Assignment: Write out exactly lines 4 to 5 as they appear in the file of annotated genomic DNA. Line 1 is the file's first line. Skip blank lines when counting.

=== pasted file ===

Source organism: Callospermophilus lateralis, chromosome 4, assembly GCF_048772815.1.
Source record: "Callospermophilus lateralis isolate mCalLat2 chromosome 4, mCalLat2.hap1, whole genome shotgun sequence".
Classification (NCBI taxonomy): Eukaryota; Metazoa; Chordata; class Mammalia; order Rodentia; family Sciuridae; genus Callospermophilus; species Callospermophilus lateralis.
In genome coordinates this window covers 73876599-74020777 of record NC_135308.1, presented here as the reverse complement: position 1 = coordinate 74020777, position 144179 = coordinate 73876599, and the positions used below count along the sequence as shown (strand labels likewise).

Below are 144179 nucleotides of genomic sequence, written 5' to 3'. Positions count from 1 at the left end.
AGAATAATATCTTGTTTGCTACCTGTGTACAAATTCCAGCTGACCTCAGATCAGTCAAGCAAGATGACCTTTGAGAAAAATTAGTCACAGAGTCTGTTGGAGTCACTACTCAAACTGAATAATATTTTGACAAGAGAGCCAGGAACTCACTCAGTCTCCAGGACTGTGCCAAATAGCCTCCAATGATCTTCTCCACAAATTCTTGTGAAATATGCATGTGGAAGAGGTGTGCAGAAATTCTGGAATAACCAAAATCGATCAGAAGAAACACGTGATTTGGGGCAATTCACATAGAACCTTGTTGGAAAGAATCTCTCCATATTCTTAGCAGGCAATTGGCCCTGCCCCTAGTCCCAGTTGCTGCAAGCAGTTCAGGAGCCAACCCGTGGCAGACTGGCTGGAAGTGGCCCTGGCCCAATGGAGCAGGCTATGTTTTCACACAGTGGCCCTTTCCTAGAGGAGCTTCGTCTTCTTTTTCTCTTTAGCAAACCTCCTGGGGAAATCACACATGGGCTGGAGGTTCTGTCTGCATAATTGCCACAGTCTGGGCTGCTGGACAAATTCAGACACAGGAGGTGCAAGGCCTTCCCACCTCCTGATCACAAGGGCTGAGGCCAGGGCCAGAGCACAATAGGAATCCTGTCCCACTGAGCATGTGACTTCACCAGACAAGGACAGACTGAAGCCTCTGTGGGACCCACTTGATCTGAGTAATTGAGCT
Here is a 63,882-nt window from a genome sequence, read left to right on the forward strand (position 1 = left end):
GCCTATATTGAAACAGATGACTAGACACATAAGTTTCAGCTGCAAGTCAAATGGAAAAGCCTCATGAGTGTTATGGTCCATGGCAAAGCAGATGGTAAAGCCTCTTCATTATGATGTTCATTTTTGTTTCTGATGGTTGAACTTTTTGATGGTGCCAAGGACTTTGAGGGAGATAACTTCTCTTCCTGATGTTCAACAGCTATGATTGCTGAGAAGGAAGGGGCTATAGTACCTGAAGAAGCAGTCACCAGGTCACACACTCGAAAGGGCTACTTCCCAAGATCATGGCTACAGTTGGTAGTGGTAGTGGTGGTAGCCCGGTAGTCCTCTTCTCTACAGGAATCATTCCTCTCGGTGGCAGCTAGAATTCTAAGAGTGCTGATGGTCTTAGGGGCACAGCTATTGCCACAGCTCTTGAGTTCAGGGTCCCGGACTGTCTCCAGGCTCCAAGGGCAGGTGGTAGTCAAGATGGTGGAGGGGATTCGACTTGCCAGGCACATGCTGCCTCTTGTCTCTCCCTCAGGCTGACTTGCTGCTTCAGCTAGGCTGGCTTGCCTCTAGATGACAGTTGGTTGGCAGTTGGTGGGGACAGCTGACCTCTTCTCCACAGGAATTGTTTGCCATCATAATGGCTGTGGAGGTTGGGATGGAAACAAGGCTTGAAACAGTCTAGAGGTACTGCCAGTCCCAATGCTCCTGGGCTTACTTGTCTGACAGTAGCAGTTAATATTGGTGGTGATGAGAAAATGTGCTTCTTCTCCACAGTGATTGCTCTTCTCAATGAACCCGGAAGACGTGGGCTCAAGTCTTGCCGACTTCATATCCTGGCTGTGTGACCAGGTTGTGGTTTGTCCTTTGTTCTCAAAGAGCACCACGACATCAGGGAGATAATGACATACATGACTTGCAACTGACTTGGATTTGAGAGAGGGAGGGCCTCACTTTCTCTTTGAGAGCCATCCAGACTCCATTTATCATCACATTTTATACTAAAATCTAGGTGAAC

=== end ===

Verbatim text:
In genome coordinates this window covers 73876599-74020777 of record NC_135308.1, presented here as the reverse complement: position 1 = coordinate 74020777, position 144179 = coordinate 73876599, and the positions used below count along the sequence as shown (strand labels likewise).

Below are 144179 nucleotides of genomic sequence, written 5' to 3'. Positions count from 1 at the left end.